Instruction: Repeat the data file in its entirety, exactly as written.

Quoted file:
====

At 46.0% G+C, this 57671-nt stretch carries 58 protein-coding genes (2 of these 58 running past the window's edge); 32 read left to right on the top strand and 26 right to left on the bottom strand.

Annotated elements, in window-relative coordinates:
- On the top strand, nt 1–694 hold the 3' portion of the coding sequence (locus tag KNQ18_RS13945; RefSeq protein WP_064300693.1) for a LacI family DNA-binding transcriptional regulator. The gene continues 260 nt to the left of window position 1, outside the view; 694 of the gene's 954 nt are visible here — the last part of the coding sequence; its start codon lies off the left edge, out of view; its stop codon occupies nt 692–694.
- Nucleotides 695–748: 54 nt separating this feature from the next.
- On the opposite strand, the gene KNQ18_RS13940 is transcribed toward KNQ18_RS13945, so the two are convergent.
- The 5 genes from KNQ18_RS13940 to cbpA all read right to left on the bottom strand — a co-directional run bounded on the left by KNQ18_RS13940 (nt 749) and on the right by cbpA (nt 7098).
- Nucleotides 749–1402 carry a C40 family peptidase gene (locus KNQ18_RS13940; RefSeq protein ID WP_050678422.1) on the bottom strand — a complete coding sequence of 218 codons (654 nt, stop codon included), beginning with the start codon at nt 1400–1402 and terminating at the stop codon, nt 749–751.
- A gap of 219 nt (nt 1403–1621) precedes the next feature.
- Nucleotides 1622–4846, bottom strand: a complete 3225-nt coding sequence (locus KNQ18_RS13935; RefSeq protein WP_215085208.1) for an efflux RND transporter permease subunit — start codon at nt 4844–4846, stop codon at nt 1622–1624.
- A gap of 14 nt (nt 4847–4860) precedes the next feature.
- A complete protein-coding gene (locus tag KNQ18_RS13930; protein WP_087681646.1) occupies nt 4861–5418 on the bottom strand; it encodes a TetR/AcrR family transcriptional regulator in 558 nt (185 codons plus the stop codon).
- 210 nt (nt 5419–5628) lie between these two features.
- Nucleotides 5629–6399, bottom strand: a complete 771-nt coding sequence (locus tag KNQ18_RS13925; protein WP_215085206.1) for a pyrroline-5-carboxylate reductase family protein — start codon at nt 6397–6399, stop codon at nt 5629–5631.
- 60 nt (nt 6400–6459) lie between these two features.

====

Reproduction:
At 46.0% G+C, this 57671-nt stretch carries 58 protein-coding genes (2 of these 58 running past the window's edge); 32 read left to right on the top strand and 26 right to left on the bottom strand.

Annotated elements, in window-relative coordinates:
- On the top strand, nt 1–694 hold the 3' portion of the coding sequence (locus tag KNQ18_RS13945; RefSeq protein WP_064300693.1) for a LacI family DNA-binding transcriptional regulator. The gene continues 260 nt to the left of window position 1, outside the view; 694 of the gene's 954 nt are visible here — the last part of the coding sequence; its start codon lies off the left edge, out of view; its stop codon occupies nt 692–694.
- Nucleotides 695–748: 54 nt separating this feature from the next.
- On the opposite strand, the gene KNQ18_RS13940 is transcribed toward KNQ18_RS13945, so the two are convergent.
- The 5 genes from KNQ18_RS13940 to cbpA all read right to left on the bottom strand — a co-directional run bounded on the left by KNQ18_RS13940 (nt 749) and on the right by cbpA (nt 7098).
- Nucleotides 749–1402 carry a C40 family peptidase gene (locus KNQ18_RS13940; RefSeq protein ID WP_050678422.1) on the bottom strand — a complete coding sequence of 218 codons (654 nt, stop codon included), beginning with the start codon at nt 1400–1402 and terminating at the stop codon, nt 749–751.
- A gap of 219 nt (nt 1403–1621) precedes the next feature.
- Nucleotides 1622–4846, bottom strand: a complete 3225-nt coding sequence (locus KNQ18_RS13935; RefSeq protein WP_215085208.1) for an efflux RND transporter permease subunit — start codon at nt 4844–4846, stop codon at nt 1622–1624.
- A gap of 14 nt (nt 4847–4860) precedes the next feature.
- A complete protein-coding gene (locus tag KNQ18_RS13930; protein WP_087681646.1) occupies nt 4861–5418 on the bottom strand; it encodes a TetR/AcrR family transcriptional regulator in 558 nt (185 codons plus the stop codon).
- 210 nt (nt 5419–5628) lie between these two features.
- Nucleotides 5629–6399, bottom strand: a complete 771-nt coding sequence (locus tag KNQ18_RS13925; protein WP_215085206.1) for a pyrroline-5-carboxylate reductase family protein — start codon at nt 6397–6399, stop codon at nt 5629–5631.
- 60 nt (nt 6400–6459) lie between these two features.